…Before I built a wall I’d ask to know

What I was walling in or walling out

And to whom I was like to give offense.

Something there is that doesn’t love a wall,

That wants it down.

“Mending Wall” by Robert Frost

Laredo, Texas is one of the more unique cities I have visited. Despite the fact that the Urban Dictionary defines the name as “a place you should leave,” or the weird YouTube video of a faux country cowboy singer sucking as much sentimentality out of its three syllables as he can, Laredo is a fast growing, Rio Grande flowing, border boogeying kind of place.

Celebrating the 268th year of its founding, Laredo is drenched in a rich Spanish/Mexican/US history about which most Americans are mostly clueless. That ignorance, when combined with its border location directly across the river from its Mexican sister city, Nuevo Laredo, sometimes turns this part of the world into a cauldron, to which the witches of the right add ingredients like eye of Newt, toe of Trump, and gall of Green. This venomous stew is then served up to the American public to heighten their fears. With their toil and trouble sown, the likes of Rep. Lauren Boebert, co-pilot with Rep. Margorie Taylor Greene of the Spaceship Looney-Tune, pronounced “President Biden’s negligence of duty has resulted in the surrender of operational control of the border to the complete and total control of foreign criminal cartels putting the lives of American citizens in jeopardy.” Heady stuff indeed, especially if any of it was true.

Without considering the source of this mischief, I too became anxious. Going to Laredo this past May for the second time in five years to work with the Laredo Food Policy Council, I wasn’t sure whether to have my bullet-proof vest dry-cleaned to take with me. With the expiration of the Trump perversion of Title 42, the news media projected that hordes of desperate immigrants would be flooding the “poorly protected” border. To the contrary, I arrived in Laredo to a scene of utter tranquility where even the Border Patrol looked bored. The only thing I was assaulted by was my Verizon international calling plan that hit me with an extra $10 a day charge, falsely insisting that I was in Mexico even though my hotel was a good 100 yards inside Texas.

When I asked Laredo City Councilwoman Melissa Cigarroa, a staunch anti-wall advocate, why there wasn’t more visible commotion, she immediately called the Republican assertions of chaos at the border “nonsense,” then offered that it was part of a Trump-inspired narrative that “Laredo is a dangerous place filled with dirty migrants crossing at will.” Viviana Frank-Franco, born in Mexico and a co-founder of both the Laredo Food Policy Council and the architecture firm Able City, was equally astonished when I asked her if the two-day food policy council conference might be cancelled. She promptly replied that “nothing is wrong; everything is quiet; it’s all a bunch of hype.”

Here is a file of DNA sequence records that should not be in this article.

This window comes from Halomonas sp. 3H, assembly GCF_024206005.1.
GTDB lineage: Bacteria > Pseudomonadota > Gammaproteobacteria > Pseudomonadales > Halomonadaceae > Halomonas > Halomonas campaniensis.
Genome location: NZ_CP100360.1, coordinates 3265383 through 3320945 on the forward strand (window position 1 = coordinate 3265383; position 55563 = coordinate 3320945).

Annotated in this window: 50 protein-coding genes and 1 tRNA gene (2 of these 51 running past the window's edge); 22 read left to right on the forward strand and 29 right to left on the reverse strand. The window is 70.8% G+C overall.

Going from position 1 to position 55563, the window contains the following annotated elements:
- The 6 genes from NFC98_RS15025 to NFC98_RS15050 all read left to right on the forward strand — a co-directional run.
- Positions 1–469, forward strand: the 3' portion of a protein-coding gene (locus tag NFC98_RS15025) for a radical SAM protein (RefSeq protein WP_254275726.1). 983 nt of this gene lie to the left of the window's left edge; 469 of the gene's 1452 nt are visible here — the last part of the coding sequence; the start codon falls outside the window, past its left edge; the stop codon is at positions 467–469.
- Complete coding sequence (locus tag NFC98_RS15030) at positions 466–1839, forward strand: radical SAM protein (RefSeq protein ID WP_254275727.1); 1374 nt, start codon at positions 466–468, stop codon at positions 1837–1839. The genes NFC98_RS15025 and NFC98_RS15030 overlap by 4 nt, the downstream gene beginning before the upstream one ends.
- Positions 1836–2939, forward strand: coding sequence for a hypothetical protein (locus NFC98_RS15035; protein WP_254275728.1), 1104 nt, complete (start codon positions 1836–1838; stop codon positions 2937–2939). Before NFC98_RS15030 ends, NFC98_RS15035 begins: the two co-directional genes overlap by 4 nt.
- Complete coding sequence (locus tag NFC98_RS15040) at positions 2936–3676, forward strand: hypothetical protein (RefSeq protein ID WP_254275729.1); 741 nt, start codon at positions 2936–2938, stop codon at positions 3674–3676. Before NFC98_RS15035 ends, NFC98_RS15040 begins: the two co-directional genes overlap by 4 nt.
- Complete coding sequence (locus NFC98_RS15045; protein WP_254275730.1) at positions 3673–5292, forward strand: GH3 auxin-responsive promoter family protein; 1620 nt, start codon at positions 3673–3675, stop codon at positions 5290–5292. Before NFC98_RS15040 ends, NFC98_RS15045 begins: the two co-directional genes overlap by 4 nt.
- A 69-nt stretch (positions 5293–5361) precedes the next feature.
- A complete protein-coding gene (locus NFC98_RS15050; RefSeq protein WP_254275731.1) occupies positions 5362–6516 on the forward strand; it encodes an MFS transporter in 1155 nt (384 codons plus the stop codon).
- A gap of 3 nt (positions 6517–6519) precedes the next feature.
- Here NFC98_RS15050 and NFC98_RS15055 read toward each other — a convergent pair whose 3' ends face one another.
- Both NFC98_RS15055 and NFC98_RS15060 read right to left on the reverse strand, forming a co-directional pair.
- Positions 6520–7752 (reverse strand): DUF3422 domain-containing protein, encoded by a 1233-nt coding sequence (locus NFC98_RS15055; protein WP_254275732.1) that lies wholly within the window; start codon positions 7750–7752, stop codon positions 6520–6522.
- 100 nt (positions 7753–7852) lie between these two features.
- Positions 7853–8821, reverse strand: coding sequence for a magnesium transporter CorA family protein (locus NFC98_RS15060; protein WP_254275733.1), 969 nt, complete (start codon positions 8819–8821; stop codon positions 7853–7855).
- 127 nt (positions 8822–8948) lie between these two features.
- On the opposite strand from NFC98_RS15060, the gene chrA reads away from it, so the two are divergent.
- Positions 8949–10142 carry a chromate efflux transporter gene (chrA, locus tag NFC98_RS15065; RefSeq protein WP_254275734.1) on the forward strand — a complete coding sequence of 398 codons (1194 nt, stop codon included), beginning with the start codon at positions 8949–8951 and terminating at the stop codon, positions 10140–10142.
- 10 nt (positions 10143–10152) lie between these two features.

The Border, NAFTA, and Many Trucks

Once a sleepy Texas town with a population in the tens of thousands, Laredo has exploded to about 270,000 today due to what is now the largest inland port in America annually channeling $227 billion in trade between Mexico and the U.S. Expected to climb well past 300,000 people over the next ten years, Laredo is coming to terms with the upside and downside of its growth as well as the all-pervasive border security industrial complex. Its binational status and vibrant cultural heritage offer endless life-enhancing possibilities, while its extreme climate issues like deep drought and withering heat (it’s 108 F. in Laredo as I’m writing this in late June) may alter life for the worse.

In order to make Laredo an inland port—a product of the North American Free Trade Agreement (NAFTA)—a multi-lane highway and bridge were constructed connecting Nuevo Laredo, Mexico to Laredo, Texas. Now known as Interstate 35, this transportation network, along with rail lines, conveys thousands of trucks a day right through the heart of the city.

Free-trade, as they say, is only “free” for the private companies that benefit from government subsidies, but very costly for those who are smack-dab in the path of its development. The massive infrastructure required to build the port blew away the homes of 390 Laredo residents who had the poor fortune of living in the way of “progress.” The belching diesels and other trade traffic leave a King Kong-size carbon footprint; much of the cargo passing in sight of Laredo neighborhoods is fresh produce from Mexican fields, none of which is available to the people who live there; and the border security with its lights, gates, and armed keepers suggest Checkpoint Charlie in the Cold War-divided city of Berlin where the U.S. faced off against the Soviet Union, not the friendly nation of Mexico.  This present-day reality stands in stark contrast to what Frank recalls when she would cross the border frequently fifty years ago as a child: “We’d refer to it as ‘going to the other side.’ There was one border guard on the bridge who you smiled at and waved to.”

The Emerging Food System

In contrast to this rough and tumble economic growth, Laredo is progressively and thoughtfully nurturing a robust and more just food system, much-needed in light of the city’s high poverty rate (25 percent) and distressing diet-related health numbers. Set against its bustling inland port, Laredo is not only joining the urban trend of cool new coffee shops and boutique Japanese restaurants, it’s also raising up locally produced food as evidenced by a farmers’ market and young new farmers like Marcella Juarez; encouraging the development of micro-food businesses like @houseofbreadd which makes gluten-free/sugar-free baked goods; addressing the gaps in healthy, affordable food retail with the emerging Frontera Grocery Coop; and harnessing public policy for healthy change under the city’s dynamic, young new health department head, Dr. Richard Chamberlain.